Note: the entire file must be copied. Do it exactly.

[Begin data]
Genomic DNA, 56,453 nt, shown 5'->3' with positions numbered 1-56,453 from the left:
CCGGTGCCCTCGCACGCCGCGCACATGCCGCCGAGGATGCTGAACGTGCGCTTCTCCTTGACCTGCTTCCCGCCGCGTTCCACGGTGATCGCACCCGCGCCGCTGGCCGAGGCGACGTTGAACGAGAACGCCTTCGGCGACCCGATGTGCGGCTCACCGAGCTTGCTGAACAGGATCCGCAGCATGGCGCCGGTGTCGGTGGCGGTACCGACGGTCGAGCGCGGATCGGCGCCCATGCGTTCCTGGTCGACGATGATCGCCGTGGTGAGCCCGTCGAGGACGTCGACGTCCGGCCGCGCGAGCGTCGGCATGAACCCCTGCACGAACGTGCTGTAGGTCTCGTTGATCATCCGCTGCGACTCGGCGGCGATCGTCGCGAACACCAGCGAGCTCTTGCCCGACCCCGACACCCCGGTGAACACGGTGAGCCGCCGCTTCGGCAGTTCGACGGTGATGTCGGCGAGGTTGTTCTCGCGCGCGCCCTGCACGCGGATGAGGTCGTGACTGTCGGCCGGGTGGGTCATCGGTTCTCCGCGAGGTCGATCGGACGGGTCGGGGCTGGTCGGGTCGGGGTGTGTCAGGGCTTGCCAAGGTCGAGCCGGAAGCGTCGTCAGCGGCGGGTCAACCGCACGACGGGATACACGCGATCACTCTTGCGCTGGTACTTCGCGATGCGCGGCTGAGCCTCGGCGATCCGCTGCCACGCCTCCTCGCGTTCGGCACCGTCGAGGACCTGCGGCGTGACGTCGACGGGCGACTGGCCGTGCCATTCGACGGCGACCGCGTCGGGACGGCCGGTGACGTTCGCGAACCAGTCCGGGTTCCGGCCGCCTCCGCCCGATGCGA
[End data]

Genomic DNA, 56,453 nt, shown 5'->3' with positions numbered 1-56,453 from the left:
CCGGTGCCCTCGCACGCCGCGCACATGCCGCCGAGGATGCTGAACGTGCGCTTCTCCTTGACCTGCTTCCCGCCGCGTTCCACGGTGATCGCACCCGCGCCGCTGGCCGAGGCGACGTTGAACGAGAACGCCTTCGGCGACCCGATGTGCGGCTCACCGAGCTTGCTGAACAGGATCCGCAGCATGGCGCCGGTGTCGGTGGCGGTACCGACGGTCGAGCGCGGATCGGCGCCCATGCGTTCCTGGTCGACGATGATCGCCGTGGTGAGCCCGTCGAGGACGTCGACGTCCGGCCGCGCGAGCGTCGGCATGAACCCCTGCACGAACGTGCTGTAGGTCTCGTTGATCATCCGCTGCGACTCGGCGGCGATCGTCGCGAACACCAGCGAGCTCTTGCCCGACCCCGACACCCCGGTGAACACGGTGAGCCGCCGCTTCGGCAGTTCGACGGTGATGTCGGCGAGGTTGTTCTCGCGCGCGCCCTGCACGCGGATGAGGTCGTGACTGTCGGCCGGGTGGGTCATCGGTTCTCCGCGAGGTCGATCGGACGGGTCGGGGCTGGTCGGGTCGGGGTGTGTCAGGGCTTGCCAAGGTCGAGCCGGAAGCGTCGTCAGCGGCGGGTCAACCGCACGACGGGATACACGCGATCACTCTTGCGCTGGTACTTCGCGATGCGCGGCTGAGCCTCGGCGATCCGCTGCCACGCCTCCTCGCGTTCGGCACCGTCGAGGACCTGCGGCGTGACGTCGACGGGCGACTGGCCGTGCCATTCGACGGCGACCGCGTCGGGACGGCCGGTGACGTTCGCGAACCAGTCCGGGTTCCGGCCGCCTCCGCCCGATGCGA